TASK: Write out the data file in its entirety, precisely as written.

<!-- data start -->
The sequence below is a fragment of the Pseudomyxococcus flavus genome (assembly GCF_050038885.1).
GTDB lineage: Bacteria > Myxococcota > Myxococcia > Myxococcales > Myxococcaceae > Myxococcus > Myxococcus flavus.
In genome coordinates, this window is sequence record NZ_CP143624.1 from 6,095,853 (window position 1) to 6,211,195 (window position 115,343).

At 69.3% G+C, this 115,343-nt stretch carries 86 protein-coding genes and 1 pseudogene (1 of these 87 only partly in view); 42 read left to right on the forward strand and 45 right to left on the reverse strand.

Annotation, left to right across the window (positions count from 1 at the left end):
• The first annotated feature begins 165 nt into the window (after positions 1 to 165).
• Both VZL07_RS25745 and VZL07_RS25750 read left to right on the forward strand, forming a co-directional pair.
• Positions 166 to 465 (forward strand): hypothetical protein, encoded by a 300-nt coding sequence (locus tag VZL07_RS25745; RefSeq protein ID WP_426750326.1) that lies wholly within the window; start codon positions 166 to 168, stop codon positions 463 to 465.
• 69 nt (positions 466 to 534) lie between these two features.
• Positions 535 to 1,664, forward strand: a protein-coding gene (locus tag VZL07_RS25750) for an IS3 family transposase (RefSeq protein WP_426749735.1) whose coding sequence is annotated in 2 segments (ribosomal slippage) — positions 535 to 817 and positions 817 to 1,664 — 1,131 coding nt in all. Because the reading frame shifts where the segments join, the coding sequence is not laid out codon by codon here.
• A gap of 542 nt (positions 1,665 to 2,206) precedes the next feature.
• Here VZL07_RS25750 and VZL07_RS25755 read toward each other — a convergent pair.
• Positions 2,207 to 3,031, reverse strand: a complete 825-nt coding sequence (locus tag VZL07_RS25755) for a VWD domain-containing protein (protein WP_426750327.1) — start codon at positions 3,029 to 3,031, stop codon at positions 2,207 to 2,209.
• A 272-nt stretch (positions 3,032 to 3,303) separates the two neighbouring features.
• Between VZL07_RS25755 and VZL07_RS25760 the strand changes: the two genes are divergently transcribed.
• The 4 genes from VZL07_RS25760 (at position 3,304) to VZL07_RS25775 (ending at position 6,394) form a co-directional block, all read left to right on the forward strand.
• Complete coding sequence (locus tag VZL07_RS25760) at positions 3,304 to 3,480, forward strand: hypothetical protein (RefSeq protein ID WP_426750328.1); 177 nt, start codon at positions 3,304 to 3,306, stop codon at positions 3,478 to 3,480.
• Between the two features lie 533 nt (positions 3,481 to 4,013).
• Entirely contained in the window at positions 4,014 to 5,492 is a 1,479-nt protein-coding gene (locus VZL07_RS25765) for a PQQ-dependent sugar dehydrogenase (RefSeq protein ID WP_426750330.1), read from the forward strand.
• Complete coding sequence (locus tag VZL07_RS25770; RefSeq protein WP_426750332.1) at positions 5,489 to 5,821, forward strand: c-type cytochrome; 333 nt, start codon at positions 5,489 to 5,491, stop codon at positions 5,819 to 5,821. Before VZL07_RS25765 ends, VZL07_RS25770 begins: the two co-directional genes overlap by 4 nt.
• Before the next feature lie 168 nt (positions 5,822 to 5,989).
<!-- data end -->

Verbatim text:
The sequence below is a fragment of the Pseudomyxococcus flavus genome (assembly GCF_050038885.1).
GTDB lineage: Bacteria > Myxococcota > Myxococcia > Myxococcales > Myxococcaceae > Myxococcus > Myxococcus flavus.
In genome coordinates, this window is sequence record NZ_CP143624.1 from 6,095,853 (window position 1) to 6,211,195 (window position 115,343).

At 69.3% G+C, this 115,343-nt stretch carries 86 protein-coding genes and 1 pseudogene (1 of these 87 only partly in view); 42 read left to right on the forward strand and 45 right to left on the reverse strand.

Annotation, left to right across the window (positions count from 1 at the left end):
• The first annotated feature begins 165 nt into the window (after positions 1 to 165).
• Both VZL07_RS25745 and VZL07_RS25750 read left to right on the forward strand, forming a co-directional pair.
• Positions 166 to 465 (forward strand): hypothetical protein, encoded by a 300-nt coding sequence (locus tag VZL07_RS25745; RefSeq protein ID WP_426750326.1) that lies wholly within the window; start codon positions 166 to 168, stop codon positions 463 to 465.
• 69 nt (positions 466 to 534) lie between these two features.
• Positions 535 to 1,664, forward strand: a protein-coding gene (locus tag VZL07_RS25750) for an IS3 family transposase (RefSeq protein WP_426749735.1) whose coding sequence is annotated in 2 segments (ribosomal slippage) — positions 535 to 817 and positions 817 to 1,664 — 1,131 coding nt in all. Because the reading frame shifts where the segments join, the coding sequence is not laid out codon by codon here.
• A gap of 542 nt (positions 1,665 to 2,206) precedes the next feature.
• Here VZL07_RS25750 and VZL07_RS25755 read toward each other — a convergent pair.
• Positions 2,207 to 3,031, reverse strand: a complete 825-nt coding sequence (locus tag VZL07_RS25755) for a VWD domain-containing protein (protein WP_426750327.1) — start codon at positions 3,029 to 3,031, stop codon at positions 2,207 to 2,209.
• A 272-nt stretch (positions 3,032 to 3,303) separates the two neighbouring features.
• Between VZL07_RS25755 and VZL07_RS25760 the strand changes: the two genes are divergently transcribed.
• The 4 genes from VZL07_RS25760 (at position 3,304) to VZL07_RS25775 (ending at position 6,394) form a co-directional block, all read left to right on the forward strand.
• Complete coding sequence (locus tag VZL07_RS25760) at positions 3,304 to 3,480, forward strand: hypothetical protein (RefSeq protein ID WP_426750328.1); 177 nt, start codon at positions 3,304 to 3,306, stop codon at positions 3,478 to 3,480.
• Between the two features lie 533 nt (positions 3,481 to 4,013).
• Entirely contained in the window at positions 4,014 to 5,492 is a 1,479-nt protein-coding gene (locus VZL07_RS25765) for a PQQ-dependent sugar dehydrogenase (RefSeq protein ID WP_426750330.1), read from the forward strand.
• Complete coding sequence (locus tag VZL07_RS25770; RefSeq protein WP_426750332.1) at positions 5,489 to 5,821, forward strand: c-type cytochrome; 333 nt, start codon at positions 5,489 to 5,491, stop codon at positions 5,819 to 5,821. Before VZL07_RS25765 ends, VZL07_RS25770 begins: the two co-directional genes overlap by 4 nt.
• Before the next feature lie 168 nt (positions 5,822 to 5,989).